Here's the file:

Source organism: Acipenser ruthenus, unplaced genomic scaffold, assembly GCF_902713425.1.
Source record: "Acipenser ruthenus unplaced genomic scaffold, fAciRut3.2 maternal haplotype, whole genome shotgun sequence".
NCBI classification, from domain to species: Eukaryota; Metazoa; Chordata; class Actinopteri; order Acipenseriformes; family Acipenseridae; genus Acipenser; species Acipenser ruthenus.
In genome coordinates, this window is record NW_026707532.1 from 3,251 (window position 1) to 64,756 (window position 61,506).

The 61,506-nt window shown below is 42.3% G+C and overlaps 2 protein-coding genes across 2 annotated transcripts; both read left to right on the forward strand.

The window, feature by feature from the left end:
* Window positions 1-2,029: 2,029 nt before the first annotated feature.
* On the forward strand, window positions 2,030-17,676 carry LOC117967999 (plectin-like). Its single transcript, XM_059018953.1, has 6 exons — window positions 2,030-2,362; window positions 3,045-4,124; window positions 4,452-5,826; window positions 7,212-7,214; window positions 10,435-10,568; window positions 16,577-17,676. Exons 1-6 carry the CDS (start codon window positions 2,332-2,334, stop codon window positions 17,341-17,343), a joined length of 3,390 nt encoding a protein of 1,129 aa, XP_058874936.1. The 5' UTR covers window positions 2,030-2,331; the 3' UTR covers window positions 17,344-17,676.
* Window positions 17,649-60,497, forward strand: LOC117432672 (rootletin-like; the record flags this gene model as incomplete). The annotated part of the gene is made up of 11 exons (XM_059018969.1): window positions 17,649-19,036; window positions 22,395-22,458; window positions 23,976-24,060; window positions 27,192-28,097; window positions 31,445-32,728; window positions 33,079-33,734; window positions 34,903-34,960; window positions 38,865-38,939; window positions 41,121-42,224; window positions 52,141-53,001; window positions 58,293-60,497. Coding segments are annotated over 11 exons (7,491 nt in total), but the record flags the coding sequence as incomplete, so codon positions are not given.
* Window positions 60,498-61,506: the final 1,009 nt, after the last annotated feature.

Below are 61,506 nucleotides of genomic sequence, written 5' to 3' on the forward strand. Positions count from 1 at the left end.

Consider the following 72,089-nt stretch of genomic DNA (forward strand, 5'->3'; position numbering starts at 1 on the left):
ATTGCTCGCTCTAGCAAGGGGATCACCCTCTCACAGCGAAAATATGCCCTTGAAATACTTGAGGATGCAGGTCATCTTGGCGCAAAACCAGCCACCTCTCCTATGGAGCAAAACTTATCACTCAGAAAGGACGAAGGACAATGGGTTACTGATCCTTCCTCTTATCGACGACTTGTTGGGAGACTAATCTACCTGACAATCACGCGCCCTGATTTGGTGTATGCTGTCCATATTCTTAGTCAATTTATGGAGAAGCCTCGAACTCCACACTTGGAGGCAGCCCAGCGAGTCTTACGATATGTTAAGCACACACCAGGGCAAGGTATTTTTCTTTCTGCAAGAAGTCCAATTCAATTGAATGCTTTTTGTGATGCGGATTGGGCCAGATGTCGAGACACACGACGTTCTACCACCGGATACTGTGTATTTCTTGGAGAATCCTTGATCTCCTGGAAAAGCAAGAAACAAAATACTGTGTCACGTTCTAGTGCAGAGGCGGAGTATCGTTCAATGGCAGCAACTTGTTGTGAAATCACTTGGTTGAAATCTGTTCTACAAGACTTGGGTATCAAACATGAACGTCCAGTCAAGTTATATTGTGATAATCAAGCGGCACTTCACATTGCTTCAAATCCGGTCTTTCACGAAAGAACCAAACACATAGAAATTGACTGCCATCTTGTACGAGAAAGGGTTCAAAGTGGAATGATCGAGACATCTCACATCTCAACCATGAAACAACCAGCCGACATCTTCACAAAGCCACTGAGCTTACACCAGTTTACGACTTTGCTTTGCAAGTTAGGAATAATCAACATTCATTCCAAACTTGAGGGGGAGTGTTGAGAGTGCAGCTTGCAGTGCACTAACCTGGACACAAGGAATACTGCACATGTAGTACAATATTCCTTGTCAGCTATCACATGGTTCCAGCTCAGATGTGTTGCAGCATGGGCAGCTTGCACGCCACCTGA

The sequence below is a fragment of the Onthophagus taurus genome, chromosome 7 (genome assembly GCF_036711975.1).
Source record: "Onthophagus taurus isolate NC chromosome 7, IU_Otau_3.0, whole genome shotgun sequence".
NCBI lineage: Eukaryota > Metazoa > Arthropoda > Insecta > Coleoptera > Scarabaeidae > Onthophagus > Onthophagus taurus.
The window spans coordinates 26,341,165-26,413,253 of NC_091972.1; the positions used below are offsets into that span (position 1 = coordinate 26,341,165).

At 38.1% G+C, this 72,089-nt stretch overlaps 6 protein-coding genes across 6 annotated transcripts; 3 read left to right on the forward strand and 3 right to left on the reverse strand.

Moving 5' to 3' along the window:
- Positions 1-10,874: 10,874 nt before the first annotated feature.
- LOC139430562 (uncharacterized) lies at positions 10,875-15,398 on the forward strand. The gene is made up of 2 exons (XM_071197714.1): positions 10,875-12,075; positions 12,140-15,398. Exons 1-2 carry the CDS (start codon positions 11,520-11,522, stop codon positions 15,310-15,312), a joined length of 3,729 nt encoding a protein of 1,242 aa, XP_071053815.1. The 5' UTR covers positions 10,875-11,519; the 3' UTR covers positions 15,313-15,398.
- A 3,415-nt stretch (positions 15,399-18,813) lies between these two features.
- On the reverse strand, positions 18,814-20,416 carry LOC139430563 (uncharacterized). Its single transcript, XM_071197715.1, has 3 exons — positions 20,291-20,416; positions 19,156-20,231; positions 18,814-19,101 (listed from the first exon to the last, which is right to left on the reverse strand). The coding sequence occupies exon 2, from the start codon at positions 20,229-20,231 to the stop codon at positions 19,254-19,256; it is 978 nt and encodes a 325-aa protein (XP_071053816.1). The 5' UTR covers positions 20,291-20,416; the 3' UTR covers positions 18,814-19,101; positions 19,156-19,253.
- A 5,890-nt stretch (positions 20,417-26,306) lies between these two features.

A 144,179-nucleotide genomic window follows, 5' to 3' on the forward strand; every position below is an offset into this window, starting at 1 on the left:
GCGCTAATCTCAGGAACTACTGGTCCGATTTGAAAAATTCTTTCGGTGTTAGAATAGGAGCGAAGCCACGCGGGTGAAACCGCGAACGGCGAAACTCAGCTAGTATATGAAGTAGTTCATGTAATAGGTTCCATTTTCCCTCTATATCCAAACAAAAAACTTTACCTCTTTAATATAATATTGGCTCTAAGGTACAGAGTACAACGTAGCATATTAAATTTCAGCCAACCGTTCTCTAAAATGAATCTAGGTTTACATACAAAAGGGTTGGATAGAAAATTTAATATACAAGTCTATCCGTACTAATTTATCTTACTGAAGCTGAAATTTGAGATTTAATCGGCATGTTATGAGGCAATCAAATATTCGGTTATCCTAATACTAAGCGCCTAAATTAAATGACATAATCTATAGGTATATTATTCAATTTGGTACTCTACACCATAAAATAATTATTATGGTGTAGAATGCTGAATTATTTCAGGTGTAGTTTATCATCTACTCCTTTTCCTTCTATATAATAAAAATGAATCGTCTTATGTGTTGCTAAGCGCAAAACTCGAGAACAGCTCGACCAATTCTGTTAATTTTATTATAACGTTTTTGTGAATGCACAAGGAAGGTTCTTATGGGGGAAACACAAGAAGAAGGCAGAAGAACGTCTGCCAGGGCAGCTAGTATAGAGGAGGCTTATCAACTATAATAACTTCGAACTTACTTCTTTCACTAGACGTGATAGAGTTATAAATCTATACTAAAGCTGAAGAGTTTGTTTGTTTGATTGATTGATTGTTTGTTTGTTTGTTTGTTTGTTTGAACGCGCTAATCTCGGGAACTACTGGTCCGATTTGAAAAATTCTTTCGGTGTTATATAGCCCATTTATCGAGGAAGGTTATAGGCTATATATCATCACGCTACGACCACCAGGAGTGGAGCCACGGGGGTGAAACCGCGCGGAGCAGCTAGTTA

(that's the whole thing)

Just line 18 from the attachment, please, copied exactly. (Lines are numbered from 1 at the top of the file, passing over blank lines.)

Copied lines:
At 38.1% G+C, this 72,089-nt stretch overlaps 6 protein-coding genes across 6 annotated transcripts; 3 read left to right on the forward strand and 3 right to left on the reverse strand.